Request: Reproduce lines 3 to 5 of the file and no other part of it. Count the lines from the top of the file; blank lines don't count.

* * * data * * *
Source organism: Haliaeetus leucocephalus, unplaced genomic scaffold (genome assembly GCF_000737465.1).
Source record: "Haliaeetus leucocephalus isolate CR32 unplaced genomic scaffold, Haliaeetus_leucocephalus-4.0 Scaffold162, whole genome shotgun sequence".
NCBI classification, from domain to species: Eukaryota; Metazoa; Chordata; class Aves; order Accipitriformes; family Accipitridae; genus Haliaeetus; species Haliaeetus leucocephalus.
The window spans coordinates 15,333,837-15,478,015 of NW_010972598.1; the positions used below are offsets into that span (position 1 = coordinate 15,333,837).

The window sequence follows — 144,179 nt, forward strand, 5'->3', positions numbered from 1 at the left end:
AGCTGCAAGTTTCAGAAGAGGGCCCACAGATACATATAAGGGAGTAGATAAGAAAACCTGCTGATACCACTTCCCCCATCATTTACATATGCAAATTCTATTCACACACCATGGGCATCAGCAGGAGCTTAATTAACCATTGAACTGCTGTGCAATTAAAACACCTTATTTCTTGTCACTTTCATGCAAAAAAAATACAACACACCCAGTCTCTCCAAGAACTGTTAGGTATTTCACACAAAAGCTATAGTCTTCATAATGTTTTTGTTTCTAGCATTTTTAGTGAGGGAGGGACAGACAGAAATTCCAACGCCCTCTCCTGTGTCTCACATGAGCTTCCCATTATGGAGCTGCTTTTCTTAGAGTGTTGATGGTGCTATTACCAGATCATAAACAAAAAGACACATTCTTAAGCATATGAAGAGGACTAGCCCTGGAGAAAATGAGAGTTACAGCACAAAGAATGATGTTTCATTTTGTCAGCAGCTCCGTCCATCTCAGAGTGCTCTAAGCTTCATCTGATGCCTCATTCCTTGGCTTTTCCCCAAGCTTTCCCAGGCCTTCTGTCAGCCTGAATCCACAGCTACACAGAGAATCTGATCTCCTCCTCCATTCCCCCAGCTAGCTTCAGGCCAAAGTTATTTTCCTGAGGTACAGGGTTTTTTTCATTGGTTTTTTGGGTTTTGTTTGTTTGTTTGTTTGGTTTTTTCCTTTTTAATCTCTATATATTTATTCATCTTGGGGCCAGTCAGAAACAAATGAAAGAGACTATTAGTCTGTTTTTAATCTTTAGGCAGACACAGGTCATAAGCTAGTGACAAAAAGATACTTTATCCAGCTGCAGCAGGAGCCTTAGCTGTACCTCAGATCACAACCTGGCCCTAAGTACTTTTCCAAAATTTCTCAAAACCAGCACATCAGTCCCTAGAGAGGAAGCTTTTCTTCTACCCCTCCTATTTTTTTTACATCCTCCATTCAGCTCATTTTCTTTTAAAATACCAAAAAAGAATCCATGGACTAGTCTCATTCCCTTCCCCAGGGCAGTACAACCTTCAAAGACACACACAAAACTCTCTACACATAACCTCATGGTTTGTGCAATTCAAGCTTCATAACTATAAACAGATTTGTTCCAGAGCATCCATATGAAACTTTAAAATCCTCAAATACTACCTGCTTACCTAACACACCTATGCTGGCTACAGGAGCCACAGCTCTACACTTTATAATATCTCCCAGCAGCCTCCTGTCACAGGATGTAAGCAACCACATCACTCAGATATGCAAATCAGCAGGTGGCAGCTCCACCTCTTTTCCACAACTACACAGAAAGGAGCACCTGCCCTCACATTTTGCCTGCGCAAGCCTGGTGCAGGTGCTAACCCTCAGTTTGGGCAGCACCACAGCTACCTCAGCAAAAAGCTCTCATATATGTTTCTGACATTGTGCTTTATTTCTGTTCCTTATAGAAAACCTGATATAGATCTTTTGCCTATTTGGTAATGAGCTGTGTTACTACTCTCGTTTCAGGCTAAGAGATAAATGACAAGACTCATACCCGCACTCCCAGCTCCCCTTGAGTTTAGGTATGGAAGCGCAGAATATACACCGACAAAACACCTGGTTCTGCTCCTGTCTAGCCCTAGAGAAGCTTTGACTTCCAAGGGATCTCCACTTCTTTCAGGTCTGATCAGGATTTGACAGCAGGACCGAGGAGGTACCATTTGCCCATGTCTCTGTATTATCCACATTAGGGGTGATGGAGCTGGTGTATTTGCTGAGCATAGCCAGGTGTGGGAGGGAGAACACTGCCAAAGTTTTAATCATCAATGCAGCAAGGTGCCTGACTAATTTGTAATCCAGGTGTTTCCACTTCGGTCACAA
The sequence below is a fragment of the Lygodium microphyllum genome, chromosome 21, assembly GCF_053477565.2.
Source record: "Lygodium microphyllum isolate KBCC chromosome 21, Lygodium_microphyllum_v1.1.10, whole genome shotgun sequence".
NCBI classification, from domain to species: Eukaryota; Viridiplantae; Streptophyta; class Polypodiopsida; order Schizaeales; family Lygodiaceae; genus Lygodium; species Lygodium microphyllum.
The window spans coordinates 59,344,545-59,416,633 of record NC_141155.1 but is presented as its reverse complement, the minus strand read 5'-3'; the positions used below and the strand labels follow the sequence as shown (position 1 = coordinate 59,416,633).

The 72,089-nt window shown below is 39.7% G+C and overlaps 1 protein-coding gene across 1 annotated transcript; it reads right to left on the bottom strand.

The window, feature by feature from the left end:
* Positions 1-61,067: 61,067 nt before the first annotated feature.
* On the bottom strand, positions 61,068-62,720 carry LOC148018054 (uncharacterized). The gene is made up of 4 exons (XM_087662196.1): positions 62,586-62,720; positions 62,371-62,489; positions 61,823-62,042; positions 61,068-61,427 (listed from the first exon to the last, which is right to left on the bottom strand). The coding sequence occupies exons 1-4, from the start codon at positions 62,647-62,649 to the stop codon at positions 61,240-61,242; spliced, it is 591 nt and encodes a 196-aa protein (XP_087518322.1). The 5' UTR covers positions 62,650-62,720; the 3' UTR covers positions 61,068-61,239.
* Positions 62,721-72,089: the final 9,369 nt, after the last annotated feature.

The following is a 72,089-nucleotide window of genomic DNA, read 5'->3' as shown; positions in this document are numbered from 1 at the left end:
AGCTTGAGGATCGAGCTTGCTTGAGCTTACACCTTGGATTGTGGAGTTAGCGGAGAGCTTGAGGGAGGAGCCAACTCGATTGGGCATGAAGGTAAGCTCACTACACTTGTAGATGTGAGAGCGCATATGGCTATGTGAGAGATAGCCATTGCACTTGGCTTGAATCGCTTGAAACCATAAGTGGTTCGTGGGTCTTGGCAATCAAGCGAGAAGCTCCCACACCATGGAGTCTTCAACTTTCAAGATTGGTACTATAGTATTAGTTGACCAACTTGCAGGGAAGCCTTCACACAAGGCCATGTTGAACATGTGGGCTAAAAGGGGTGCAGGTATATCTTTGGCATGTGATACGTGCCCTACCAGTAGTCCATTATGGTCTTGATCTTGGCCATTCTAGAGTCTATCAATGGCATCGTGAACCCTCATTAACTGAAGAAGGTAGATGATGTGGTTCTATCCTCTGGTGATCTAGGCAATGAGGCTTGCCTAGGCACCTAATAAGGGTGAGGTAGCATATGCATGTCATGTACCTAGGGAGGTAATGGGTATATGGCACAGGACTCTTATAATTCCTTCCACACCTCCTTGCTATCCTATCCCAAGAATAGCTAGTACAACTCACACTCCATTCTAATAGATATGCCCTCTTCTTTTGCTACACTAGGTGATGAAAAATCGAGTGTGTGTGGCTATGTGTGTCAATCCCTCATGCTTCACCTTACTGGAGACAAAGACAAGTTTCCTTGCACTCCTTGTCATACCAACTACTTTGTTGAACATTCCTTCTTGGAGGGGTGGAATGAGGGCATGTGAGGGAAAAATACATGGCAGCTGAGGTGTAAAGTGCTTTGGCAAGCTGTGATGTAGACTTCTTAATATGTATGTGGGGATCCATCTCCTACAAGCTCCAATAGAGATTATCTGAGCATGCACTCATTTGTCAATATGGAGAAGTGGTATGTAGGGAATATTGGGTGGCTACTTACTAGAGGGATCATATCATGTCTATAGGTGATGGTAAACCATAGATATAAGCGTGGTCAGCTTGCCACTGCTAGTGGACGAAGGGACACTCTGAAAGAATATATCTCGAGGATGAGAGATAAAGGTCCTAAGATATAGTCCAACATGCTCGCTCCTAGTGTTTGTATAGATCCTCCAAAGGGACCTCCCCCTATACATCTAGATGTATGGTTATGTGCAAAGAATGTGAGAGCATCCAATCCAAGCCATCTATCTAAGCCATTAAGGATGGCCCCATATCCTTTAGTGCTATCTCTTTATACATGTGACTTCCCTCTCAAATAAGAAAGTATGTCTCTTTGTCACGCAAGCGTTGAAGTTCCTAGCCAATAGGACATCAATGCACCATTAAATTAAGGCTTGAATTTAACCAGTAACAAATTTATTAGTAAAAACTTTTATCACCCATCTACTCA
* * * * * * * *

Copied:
NCBI classification, from domain to species: Eukaryota; Metazoa; Chordata; class Aves; order Accipitriformes; family Accipitridae; genus Haliaeetus; species Haliaeetus leucocephalus.
The window spans coordinates 15,333,837-15,478,015 of NW_010972598.1; the positions used below are offsets into that span (position 1 = coordinate 15,333,837).

The window sequence follows — 144,179 nt, forward strand, 5'->3', positions numbered from 1 at the left end: